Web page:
GEN. HAYDEN: Reverend, thanks for the question, and I'm part of the faith community too. And I've laid it out as well I could in my remarks here as to how limited and focused this program is, what its purpose is, that its been productive. We are not out there -- and again, let me use a phrase I used in the comments -- this isn't a drift net out there where we're soaking up everyone's communications. We are going after very specific communications that our professional judgment tells us we have reason to believe are those associated with people who want to kill Americans. That's what we're doing.
The unnamed "reverend" who asked that question followed that answer with a more cogent question, which went unanswered:

QUESTION: Just know, General, that the faith communities will take that back, but the faith communities are scared. Where does this stop?

Where, indeed? The general's answer is the very definition of a"fishing expedition." Governments never admit that they are just scooping up every available piece of information. They always claim they are only picking on people whom they have "reason to believe" are up to no good. But even that seemingly limited assertion of power is not the standard of search authorized under the 4th amendment.

Nor is it the claim that "the Attorney General said it's okay" a legal defense. That is, quite simply, a variation on the rejected defense at Nuremberg. The General is effectively saying he is only following orders. But the attorney general has no authority to make this order, or to justify this conclusion. for the simple reason that even the Supreme Court does not have the power to lower the standard for search below probable cause. The Court may, in a specific instance or situation such as this, redefine probable cause in a different way than it has ever been defined before, but frankly, that would be a Bush v. Gore situation, in which the Court would be forced to either discard stare decisis, or to hold that its conclusion applied only to the facts before it, and could never be used by any parties ever again.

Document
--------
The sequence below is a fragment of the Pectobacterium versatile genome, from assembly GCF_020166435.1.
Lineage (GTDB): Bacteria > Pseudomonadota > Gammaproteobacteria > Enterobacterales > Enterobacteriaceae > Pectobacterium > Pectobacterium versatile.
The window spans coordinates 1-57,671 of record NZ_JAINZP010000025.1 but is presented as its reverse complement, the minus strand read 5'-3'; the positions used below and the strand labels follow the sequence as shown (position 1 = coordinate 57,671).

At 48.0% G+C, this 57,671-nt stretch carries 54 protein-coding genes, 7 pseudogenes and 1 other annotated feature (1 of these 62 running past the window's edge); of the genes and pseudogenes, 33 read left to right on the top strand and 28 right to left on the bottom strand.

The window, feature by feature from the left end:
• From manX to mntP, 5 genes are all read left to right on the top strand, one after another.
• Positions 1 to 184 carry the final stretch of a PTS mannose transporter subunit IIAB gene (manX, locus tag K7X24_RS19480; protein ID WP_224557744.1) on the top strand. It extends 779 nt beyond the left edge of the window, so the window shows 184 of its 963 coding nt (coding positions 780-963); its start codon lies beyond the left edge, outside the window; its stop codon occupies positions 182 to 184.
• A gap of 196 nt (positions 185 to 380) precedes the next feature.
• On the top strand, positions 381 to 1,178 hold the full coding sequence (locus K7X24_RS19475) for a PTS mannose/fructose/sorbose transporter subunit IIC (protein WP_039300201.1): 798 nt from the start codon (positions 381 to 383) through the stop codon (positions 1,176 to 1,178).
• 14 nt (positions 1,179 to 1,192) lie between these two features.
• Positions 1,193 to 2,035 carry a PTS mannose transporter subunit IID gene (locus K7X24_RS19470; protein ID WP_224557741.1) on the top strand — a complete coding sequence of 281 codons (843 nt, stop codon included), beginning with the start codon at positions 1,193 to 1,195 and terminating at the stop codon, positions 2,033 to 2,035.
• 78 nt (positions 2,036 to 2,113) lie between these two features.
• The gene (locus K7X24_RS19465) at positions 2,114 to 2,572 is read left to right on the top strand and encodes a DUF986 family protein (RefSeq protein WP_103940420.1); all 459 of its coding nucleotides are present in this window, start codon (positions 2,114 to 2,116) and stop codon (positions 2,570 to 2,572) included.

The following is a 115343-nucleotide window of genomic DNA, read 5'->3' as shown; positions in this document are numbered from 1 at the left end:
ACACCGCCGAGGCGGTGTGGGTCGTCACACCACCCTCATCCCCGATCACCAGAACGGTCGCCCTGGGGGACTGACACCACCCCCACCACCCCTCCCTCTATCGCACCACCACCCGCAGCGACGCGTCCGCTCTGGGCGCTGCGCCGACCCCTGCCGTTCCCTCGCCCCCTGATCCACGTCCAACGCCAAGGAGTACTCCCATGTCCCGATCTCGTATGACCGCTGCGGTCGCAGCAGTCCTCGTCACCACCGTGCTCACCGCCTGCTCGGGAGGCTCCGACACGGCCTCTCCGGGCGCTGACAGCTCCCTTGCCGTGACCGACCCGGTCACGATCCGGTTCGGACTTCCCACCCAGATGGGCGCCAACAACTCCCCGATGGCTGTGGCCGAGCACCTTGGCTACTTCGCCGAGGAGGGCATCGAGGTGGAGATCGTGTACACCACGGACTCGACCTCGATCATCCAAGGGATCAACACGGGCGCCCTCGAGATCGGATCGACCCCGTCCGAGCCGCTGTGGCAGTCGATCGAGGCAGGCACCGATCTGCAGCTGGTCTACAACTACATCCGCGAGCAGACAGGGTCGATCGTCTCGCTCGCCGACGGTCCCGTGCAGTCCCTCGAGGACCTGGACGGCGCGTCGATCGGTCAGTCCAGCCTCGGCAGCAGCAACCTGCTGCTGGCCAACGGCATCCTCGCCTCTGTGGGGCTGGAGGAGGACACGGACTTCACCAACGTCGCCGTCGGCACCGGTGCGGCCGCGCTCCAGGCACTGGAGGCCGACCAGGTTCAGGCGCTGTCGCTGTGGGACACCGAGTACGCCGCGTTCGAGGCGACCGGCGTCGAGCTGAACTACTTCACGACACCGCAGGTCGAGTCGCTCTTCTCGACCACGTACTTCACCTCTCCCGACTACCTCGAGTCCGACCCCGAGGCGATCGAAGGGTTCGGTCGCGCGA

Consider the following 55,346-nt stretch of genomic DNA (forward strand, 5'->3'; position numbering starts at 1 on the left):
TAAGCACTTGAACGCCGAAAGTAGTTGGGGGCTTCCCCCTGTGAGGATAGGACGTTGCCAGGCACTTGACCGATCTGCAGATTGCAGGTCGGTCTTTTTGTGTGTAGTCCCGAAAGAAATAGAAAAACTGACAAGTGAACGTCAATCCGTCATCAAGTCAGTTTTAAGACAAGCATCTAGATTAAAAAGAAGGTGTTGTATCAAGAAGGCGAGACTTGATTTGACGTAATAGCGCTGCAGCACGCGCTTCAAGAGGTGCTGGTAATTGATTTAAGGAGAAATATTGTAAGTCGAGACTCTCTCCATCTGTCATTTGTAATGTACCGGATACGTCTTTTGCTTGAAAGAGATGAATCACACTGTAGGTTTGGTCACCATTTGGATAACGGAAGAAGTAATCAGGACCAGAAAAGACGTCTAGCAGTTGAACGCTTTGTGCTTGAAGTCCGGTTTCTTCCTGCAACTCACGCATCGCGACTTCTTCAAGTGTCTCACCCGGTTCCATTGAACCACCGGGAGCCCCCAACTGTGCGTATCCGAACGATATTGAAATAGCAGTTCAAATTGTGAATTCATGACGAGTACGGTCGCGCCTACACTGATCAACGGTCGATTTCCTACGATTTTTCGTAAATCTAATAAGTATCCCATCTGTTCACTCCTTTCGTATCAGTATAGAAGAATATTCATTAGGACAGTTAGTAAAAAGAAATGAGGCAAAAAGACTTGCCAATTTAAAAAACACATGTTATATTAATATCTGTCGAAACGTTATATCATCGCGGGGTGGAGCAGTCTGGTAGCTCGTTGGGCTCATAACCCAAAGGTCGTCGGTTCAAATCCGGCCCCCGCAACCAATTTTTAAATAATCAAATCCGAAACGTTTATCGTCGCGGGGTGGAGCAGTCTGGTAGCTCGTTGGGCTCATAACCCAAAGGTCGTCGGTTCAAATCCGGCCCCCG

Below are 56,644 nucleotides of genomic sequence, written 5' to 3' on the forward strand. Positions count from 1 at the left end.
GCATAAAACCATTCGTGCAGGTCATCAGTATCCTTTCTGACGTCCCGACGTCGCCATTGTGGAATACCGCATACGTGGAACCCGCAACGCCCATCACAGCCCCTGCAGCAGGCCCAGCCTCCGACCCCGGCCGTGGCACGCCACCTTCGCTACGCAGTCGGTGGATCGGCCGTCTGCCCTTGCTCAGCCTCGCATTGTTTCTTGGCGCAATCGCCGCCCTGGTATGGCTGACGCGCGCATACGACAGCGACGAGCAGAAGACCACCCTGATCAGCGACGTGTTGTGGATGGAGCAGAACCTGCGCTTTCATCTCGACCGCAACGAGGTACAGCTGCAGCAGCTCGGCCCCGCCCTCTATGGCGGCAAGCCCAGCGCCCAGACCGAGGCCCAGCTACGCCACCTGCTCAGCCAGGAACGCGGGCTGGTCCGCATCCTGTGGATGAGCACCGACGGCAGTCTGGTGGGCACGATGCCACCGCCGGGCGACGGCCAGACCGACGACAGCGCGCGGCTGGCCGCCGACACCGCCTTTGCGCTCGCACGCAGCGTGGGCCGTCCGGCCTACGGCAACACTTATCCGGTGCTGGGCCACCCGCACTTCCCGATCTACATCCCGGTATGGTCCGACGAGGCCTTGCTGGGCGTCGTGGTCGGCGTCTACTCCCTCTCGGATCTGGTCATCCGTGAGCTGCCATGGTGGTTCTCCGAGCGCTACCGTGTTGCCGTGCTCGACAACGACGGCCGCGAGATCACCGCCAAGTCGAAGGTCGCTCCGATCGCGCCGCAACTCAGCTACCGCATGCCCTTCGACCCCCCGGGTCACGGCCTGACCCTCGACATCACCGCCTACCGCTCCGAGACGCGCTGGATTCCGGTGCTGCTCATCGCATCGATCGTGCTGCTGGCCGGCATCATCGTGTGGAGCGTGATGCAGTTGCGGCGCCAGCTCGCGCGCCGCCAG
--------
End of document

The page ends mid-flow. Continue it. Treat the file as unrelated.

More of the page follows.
Which would be frightening enough. For the Attorney General to assert that authority is absolutely unconstitutional. And the only solution now is a complete housecleaning. Alberto Gonzales must be impeached, or otherwise removed from office. George W. Bush must be removed from office. Dick Cheney must be removed from office. Any official in the Administration that has supported this absolutely illegal and fundamentally unconstitutional interpretation of the law and of Presidential power, must be removed from public office.

The system of government we have simply cannot sustain this kind of absolute disregard for its foundational principles, and its foundational document. All governmental power flows from the Constitution. To find that this document gives certain governmental officials power over even the document itself is not merely unconstitutional: it is tyranny.

Addendum: this press conference is also worth listening to, to catch the defensive, aggressive tone, in which Gen. Hayden made his assertions. The question and answer session is available at DemocracyNow! This is not an issue that is going to be allayed by assurances that the government can be trusted, or that it is only acting to protect us. The ordinary people who asked questions were clearly upset, clearly concerned, and clearly not reassured by the General's answers.

Nor should they be.